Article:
A scathing report from the Trump administration on Tuesday concluded that top U.S. universities have "massively underreported" funding they accept from China, Russia and other nations described as "foreign adversaries."
The Education Department released the report amid its effort to enforce a 1986 law requiring U.S. universities to disclose gifts and contracts of $250,000 or more from foreign sources. After going decades with little federal oversight, the law has become a priority for the Trump administration amid concerns over economic espionage and trade secret theft from abroad.
The department's findings are primarily based on investigations it has opened at 12 schools, including Harvard, Yale, Stanford and Georgetown universities. Federal officials began investigating the schools amid suspicion that they had failed to report millions of dollars in gifts and contracts from sources in China, Russia, Saudi Arabia and Qatar.
According to early findings in the report, most of the 12 schools have had financial dealings with Huawei, the Chinese tech giant that some U.S. officials say is a threat to national security, and at least one had ties directly to the Chinese Community Party. Others had deals with the Russian government and institutions in Saudi Arabia and Qatar.
The report did not identify which universities were connected to those entities. Since coming under federal scrutiny, the 12 schools disclosed a combined $6.5 billion in foreign funding that was previously unreported, the department said.
Some universities have acknowledged errors in reporting and sought to correct them. Yale said it had failed to submit foreign funding reports for the years 2014 to 2017 but later corrected the omission.
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The department said its review is ongoing and that it is still gathering information from universities.
In announcing the report, Education Secretary Betsy DeVos said her agency uncovered "pervasive noncompliance" from universities that have "significant foreign entanglement." "For decades enforcement was lax, but not anymore," she said. "We took action to make sure the public is afforded the transparency the law requires."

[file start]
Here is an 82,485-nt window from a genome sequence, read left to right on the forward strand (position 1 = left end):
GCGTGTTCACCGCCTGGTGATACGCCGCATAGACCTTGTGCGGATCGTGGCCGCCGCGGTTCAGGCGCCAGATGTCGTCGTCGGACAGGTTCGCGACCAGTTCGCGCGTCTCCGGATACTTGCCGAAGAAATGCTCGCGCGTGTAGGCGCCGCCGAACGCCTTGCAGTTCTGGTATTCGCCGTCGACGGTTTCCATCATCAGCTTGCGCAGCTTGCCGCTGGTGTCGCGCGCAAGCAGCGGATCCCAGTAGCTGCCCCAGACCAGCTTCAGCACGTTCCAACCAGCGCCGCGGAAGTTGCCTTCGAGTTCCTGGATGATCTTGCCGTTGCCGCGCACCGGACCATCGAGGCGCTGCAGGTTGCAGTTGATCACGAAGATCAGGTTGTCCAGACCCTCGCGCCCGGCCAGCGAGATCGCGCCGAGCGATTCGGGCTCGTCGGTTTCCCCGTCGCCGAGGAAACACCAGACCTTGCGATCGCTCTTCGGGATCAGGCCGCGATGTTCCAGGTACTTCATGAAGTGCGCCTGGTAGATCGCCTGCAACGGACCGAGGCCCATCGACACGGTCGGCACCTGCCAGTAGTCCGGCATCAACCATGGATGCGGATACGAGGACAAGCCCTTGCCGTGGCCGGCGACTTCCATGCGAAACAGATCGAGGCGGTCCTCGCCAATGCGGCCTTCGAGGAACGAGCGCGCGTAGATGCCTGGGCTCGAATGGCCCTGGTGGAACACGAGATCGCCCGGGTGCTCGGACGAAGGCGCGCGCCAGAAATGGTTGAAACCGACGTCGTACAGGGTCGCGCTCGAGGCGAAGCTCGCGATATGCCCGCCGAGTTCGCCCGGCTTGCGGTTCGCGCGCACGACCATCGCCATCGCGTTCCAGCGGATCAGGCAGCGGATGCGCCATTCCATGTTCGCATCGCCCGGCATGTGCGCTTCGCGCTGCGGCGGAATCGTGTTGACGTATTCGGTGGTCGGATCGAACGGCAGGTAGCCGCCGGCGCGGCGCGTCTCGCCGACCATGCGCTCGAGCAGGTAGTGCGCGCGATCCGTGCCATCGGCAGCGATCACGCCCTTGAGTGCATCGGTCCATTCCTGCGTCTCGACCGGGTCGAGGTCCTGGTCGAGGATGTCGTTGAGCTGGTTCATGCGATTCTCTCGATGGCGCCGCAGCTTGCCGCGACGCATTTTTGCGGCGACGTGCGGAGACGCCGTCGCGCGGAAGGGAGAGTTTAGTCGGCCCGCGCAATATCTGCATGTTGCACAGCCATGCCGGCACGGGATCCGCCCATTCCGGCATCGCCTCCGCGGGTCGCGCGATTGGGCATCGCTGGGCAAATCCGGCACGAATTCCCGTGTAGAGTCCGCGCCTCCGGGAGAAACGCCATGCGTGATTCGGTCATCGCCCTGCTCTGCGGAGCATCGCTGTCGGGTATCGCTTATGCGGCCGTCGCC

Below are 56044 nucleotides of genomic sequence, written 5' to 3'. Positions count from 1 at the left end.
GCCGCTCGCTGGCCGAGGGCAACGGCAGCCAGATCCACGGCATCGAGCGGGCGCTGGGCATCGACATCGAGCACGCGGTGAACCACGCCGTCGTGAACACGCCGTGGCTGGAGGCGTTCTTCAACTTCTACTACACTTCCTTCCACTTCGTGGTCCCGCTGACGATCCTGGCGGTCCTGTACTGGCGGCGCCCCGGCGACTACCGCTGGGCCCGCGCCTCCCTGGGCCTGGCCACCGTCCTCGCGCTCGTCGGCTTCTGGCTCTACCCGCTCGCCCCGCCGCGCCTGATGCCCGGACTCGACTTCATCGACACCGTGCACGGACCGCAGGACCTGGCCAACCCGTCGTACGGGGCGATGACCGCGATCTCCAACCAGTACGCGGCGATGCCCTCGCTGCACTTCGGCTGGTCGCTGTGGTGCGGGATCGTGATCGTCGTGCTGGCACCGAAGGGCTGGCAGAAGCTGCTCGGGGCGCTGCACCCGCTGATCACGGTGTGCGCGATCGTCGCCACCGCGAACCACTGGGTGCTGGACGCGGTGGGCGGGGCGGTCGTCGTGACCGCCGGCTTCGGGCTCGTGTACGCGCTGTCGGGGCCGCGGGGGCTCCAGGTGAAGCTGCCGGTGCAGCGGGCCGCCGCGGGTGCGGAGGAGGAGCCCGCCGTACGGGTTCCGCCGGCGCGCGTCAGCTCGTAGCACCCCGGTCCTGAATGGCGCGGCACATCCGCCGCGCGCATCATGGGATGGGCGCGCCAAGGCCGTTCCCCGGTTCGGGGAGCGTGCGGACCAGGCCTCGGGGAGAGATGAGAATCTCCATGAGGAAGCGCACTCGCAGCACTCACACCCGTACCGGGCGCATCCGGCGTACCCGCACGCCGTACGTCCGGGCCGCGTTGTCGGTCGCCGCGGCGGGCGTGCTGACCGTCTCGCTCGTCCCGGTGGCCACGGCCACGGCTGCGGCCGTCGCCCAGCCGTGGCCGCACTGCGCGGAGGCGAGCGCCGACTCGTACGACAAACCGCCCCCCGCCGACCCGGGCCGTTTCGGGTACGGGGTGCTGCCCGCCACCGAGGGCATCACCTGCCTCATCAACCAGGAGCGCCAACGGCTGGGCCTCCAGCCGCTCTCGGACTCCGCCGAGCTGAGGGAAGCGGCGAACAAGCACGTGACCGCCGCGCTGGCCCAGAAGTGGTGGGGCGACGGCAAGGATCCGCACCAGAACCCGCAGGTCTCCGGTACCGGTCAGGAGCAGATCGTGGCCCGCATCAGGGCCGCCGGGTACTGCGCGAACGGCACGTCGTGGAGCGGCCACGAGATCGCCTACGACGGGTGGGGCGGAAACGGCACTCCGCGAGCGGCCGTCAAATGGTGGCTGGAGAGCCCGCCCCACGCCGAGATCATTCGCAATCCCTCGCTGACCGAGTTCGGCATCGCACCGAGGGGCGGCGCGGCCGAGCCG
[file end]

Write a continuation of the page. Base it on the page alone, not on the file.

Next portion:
The report echoes warnings from federal authorities who say that competing nations are increasingly targeting U.S. colleges to steal research and technology. It cites recent cases of Chinese nationals accused of working or studying at American colleges while also working for the Chinese government.
The department said its review is only meant to promote transparency and not to determine the appropriateness of specific financial ties. Still, it says the agency plans to wok with the Justice Department on any "potential enforcement against specific institutions."
It's not unusual for U.S. colleges to accept foreign funding for research projects or exchange programs, but federal reporting requirements have long been treated as an honor system. For years, little was done to verify the regular reports colleges submit to the federal government detailing foreign gifts and contracts of $250,000 or more.
That began to change last year, however, after a bipartisan report in Congress raised alarms about colleges' ties with China. It found that 70% of schools that house a Confucius Institute — a Chinese language program funded by the Chinese government — failed to disclose its financial ties to the Education Department.
In response to that finding, DeVos began ordering broader investigations into universities' foreign funding.
The department's new report finds that the nation's largest and richest universities have "aggressively pursued and accepted foreign money." It concluded that colleges have "massively underreported" the resulting funding while also hiding details about funding they did disclose, including the names of donors from abroad.
It cites Stanford as an example, saying the school anonymizes the names of foreign donors, including Chinese sources that have donated more than $64 million since 2010. The agency criticized Yale and Case Western Reserve universities for going years without reporting foreign donations, even as both were "rapidly expanding their foreign operations and relationships."
Universities have pushed back against criticism, saying they sought to follow the law but were given little federal guidance. Many also oppose new rules the department released this year requiring colleges to disclose greater detail about their ties to foreign companies and governments. Some worry that the new rules will deter foreign donors who want to remain anonymous.
The department dismissed those concerns on Tuesday, along with complaints that the new rules are too burdensome.
"Institutions manage to track every cent owed and paid by their students; there is no doubt they can – and indeed do – track funds coming from foreign sources, including those adversarial to American interests," the report said.